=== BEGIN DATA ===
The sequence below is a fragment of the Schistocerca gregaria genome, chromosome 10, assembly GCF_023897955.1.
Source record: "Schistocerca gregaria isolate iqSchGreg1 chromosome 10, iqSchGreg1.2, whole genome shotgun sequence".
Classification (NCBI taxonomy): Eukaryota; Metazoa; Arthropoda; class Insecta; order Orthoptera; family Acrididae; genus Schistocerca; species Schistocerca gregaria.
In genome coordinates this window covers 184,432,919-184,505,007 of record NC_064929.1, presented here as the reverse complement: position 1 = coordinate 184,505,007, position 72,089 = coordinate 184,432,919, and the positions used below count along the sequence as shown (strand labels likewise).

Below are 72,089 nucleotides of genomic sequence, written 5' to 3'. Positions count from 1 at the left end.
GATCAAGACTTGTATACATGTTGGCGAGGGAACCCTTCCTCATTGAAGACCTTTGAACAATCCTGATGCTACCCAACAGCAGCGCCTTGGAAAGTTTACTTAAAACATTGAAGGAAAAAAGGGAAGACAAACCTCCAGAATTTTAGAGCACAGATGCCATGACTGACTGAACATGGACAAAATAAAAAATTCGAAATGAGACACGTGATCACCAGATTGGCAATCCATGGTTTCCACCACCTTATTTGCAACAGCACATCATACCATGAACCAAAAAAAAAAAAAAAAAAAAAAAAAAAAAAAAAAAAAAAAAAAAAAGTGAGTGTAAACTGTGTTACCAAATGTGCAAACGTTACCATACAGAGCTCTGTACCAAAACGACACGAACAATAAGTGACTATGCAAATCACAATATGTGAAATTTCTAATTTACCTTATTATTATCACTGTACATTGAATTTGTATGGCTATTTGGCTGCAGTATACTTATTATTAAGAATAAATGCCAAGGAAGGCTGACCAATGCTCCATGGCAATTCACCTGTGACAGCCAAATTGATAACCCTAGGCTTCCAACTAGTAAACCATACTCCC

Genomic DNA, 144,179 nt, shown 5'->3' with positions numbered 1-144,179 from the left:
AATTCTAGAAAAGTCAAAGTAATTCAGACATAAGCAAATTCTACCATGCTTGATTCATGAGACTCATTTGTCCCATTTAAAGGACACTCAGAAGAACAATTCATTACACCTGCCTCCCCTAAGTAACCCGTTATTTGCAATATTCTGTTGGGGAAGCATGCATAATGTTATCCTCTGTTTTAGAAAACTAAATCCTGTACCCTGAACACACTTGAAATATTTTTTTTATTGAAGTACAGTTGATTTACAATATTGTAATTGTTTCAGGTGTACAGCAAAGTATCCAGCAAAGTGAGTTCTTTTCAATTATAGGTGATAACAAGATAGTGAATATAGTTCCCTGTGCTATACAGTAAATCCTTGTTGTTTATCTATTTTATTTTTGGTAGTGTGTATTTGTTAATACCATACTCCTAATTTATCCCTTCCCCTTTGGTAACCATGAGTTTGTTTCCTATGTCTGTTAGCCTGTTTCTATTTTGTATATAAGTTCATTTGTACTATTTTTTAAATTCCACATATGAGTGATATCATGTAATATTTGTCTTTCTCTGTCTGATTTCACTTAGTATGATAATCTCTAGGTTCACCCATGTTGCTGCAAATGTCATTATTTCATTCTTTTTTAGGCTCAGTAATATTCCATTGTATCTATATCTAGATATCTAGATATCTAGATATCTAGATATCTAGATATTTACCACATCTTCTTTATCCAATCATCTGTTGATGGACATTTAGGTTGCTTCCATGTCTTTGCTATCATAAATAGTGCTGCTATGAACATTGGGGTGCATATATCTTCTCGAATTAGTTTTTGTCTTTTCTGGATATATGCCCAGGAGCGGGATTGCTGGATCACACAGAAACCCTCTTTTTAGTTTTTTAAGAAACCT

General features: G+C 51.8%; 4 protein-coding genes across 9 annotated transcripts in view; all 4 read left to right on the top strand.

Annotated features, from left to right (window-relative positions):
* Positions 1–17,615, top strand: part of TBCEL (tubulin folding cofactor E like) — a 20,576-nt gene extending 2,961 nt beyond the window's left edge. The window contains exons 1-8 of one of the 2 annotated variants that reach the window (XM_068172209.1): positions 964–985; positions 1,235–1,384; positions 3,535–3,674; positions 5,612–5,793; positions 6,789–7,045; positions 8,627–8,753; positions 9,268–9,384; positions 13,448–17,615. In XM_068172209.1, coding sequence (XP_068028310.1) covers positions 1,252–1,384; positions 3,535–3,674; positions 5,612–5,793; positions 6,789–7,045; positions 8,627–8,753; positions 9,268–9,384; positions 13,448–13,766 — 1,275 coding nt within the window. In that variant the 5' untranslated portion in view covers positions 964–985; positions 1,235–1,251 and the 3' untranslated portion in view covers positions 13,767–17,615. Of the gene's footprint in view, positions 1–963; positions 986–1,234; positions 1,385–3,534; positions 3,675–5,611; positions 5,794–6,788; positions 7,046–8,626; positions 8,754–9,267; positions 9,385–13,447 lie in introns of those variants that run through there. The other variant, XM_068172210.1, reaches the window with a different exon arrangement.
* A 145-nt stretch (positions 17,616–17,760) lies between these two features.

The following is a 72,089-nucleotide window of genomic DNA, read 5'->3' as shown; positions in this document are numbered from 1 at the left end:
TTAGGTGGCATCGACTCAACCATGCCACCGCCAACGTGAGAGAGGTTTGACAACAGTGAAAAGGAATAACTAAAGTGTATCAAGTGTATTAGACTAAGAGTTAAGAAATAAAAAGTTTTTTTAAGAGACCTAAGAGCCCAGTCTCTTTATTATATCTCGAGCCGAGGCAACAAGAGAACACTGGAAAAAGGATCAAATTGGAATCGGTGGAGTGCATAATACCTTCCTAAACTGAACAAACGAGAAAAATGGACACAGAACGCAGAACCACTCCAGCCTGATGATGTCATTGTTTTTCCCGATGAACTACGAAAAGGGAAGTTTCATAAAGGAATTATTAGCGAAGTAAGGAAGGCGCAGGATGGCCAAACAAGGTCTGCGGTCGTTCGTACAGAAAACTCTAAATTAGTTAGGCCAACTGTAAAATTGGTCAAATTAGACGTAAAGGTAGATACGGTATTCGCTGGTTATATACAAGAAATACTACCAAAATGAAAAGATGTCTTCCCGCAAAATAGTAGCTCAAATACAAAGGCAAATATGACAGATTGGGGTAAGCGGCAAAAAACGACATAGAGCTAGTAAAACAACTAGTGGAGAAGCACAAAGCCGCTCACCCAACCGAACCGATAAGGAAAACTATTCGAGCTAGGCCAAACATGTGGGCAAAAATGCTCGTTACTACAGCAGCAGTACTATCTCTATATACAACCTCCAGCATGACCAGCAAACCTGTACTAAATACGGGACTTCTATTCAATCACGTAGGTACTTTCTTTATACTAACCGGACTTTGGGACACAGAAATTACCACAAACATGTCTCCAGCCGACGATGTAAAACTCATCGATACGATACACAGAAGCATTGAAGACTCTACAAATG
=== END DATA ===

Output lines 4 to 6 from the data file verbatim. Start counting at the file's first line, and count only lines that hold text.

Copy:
In genome coordinates this window covers 184,432,919-184,505,007 of record NC_064929.1, presented here as the reverse complement: position 1 = coordinate 184,505,007, position 72,089 = coordinate 184,432,919, and the positions used below count along the sequence as shown (strand labels likewise).

Below are 72,089 nucleotides of genomic sequence, written 5' to 3'. Positions count from 1 at the left end.
GATCAAGACTTGTATACATGTTGGCGAGGGAACCCTTCCTCATTGAAGACCTTTGAACAATCCTGATGCTACCCAACAGCAGCGCCTTGGAAAGTTTACTTAAAACATTGAAGGAAAAAAGGGAAGACAAACCTCCAGAATTTTAGAGCACAGATGCCATGACTGACTGAACATGGACAAAATAAAAAATTCGAAATGAGACACGTGATCACCAGATTGGCAATCCATGGTTTCCACCACCTTATTTGCAACAGCACATCATACCATGAACCAAAAAAAAAAAAAAAAAAAAAAAAAAAAAAAAAAAAAAAAAAAAAAGTGAGTGTAAACTGTGTTACCAAATGTGCAAACGTTACCATACAGAGCTCTGTACCAAAACGACACGAACAATAAGTGACTATGCAAATCACAATATGTGAAATTTCTAATTTACCTTATTATTATCACTGTACATTGAATTTGTATGGCTATTTGGCTGCAGTATACTTATTATTAAGAATAAATGCCAAGGAAGGCTGACCAATGCTCCATGGCAATTCACCTGTGACAGCCAAATTGATAACCCTAGGCTTCCAACTAGTAAACCATACTCCC